Saturday, February 25, 2012

Tending to Personal Micro-Cultures

I was browsing through one of my favourite websites this morning, and chanced upon the novelist William Gibson's lovely concept of a 'personal micro-culture.' Lovely and compelling because when you think about it, what are we, after all, other than the sum of our experiences, our relationships and our taste?

Lately, I've been reading a lot, and thinking a little bit about taste. Taste can make or break an artist's, designer's or writer's career for obvious reasons. Not so obvious is the way taste shapes life for the rest of us. It's that I-just-can't-put-my-finger-on-it quality which frames our loves, likes, and dislikes. Is something just right, or ever so slightly off? Is it me, or is it not? Can I live with it, or will I get bored? All questions we ask ourselves dozens of times everyday, and also questions we ask about others. Will he like it? Don't they realize that's tacky? What were they thinking?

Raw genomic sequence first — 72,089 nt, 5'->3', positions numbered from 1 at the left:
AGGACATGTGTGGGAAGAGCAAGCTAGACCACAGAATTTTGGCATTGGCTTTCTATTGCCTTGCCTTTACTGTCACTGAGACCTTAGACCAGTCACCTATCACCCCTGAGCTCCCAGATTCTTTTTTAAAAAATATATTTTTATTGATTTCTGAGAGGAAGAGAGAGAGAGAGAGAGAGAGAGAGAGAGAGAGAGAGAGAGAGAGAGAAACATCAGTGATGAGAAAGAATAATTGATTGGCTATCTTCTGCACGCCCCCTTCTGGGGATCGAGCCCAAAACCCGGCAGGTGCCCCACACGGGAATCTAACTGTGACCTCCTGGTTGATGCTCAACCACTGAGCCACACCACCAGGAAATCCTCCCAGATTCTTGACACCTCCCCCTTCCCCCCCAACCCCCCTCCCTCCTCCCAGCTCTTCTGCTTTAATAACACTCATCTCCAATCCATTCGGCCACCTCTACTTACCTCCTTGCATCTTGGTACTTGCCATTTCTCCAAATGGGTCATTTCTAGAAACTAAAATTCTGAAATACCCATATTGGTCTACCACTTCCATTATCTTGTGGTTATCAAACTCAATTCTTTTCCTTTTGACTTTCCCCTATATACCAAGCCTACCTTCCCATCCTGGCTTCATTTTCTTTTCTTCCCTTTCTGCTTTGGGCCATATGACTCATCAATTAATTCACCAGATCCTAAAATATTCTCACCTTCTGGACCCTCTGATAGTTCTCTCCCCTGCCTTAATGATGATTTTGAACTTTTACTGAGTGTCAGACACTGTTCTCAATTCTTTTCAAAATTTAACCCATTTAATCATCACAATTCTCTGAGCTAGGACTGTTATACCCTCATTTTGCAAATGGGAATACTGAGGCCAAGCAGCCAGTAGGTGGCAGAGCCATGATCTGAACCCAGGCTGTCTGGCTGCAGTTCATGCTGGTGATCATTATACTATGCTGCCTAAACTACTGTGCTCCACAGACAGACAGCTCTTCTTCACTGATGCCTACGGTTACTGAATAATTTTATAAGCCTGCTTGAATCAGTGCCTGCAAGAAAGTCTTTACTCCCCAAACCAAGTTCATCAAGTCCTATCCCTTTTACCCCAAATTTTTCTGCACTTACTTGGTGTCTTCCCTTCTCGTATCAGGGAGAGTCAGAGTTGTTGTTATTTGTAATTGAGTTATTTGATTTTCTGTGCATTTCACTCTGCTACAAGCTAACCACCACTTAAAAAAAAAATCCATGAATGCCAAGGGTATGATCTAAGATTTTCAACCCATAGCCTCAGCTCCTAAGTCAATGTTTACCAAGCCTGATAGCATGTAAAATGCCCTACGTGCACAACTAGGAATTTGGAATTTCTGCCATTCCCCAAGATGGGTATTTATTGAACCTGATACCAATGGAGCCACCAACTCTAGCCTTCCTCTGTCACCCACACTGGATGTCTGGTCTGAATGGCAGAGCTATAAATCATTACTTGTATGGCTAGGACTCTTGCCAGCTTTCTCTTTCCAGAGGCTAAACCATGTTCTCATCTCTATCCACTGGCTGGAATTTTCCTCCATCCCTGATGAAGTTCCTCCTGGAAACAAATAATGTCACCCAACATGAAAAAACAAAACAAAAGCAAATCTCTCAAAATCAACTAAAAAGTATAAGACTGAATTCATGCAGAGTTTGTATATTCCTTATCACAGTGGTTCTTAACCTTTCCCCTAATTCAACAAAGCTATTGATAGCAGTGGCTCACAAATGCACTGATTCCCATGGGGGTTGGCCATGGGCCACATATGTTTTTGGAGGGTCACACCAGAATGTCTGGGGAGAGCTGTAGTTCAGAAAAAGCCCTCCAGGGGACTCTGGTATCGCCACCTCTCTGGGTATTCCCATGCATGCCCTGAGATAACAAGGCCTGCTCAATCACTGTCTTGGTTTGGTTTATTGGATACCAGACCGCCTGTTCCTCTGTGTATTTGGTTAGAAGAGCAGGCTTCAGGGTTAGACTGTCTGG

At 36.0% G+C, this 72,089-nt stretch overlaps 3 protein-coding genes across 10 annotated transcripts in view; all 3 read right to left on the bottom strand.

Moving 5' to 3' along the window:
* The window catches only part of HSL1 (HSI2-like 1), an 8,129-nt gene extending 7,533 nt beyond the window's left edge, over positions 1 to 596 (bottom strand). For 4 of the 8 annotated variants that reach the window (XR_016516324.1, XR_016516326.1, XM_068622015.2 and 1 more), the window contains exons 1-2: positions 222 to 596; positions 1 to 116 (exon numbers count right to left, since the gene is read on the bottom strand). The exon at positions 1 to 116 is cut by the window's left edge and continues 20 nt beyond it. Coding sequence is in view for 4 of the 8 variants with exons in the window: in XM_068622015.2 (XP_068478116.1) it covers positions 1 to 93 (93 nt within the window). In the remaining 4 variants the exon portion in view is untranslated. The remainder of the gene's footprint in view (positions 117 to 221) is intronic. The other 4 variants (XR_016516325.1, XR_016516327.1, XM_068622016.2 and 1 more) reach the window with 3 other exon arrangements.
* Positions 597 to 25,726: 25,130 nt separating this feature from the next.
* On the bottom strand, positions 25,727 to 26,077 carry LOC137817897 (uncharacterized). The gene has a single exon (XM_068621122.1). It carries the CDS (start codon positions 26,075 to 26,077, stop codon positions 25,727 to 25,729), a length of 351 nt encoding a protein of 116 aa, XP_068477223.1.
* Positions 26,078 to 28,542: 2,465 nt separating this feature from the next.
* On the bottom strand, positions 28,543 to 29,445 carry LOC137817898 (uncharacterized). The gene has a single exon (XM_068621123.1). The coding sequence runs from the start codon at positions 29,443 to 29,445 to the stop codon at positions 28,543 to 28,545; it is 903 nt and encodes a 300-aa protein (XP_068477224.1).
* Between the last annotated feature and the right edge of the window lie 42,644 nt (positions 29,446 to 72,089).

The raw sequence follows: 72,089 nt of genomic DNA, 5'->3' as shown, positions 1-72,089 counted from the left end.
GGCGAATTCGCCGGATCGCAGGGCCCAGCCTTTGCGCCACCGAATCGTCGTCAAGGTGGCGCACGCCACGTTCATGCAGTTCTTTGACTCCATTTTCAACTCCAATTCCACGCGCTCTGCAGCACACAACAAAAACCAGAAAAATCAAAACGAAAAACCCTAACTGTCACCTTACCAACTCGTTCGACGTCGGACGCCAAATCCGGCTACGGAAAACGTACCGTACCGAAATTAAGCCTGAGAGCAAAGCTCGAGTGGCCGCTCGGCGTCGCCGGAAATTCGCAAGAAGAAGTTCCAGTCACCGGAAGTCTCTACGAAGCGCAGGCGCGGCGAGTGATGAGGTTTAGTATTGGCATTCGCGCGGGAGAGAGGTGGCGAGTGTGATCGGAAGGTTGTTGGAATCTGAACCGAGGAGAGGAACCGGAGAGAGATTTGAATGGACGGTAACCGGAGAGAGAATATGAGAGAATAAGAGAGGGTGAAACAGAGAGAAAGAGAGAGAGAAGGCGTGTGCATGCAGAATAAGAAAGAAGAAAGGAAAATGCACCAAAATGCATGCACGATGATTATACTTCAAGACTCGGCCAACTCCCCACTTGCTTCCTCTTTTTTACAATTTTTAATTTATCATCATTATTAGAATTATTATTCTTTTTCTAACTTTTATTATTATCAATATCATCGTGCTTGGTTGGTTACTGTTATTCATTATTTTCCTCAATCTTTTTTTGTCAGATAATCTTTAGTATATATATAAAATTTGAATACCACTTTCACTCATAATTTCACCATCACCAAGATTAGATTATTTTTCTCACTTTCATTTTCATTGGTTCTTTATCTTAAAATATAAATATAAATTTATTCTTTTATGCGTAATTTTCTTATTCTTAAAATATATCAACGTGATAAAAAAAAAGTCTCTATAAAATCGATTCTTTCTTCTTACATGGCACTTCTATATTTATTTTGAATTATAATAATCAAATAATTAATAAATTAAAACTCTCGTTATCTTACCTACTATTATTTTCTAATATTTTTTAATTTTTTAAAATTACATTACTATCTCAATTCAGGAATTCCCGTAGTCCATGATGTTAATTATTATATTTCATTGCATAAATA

Whether we realize it or not, our taste will play no small part in determining what we enjoy, what we learn and do (if we're lucky), who we like, who we marry, how we live. But taste is not the same as preference. It hovers under our personal radars as part-instinct, part-unconscious-programming. And it kicks into gear before we realize that we have formulated an opinion.  

People who lack taste (and here I speak not about the quality of an individual's taste, but about its relative absence) somehow seem to lack substance. They have no particular preferences and no specific hankerings - and it is particularities and specificities that make people interesting. I'd go so far as to say that taste makes for character. Aren't ethics and morals at least partly about not doing the things we find distasteful? Opinions and decisions don't just spring up spontaneously. Knowingly or otherwise, we run them through a personal filter - a shifting framework constituted of our experiences and our taste as they exist at that point in time.

It's true that taste can make prudes and judgemental gossips of us, but it also makes us individual and unique. Whether we like it or not, we're all social experiments immersed in the invisible ether of our personal micro-cultures.Wouldn't we be doing ourselves a favor by consciously adding whatever we find instinctively beautiful, wonderful and intriguing to the mix?

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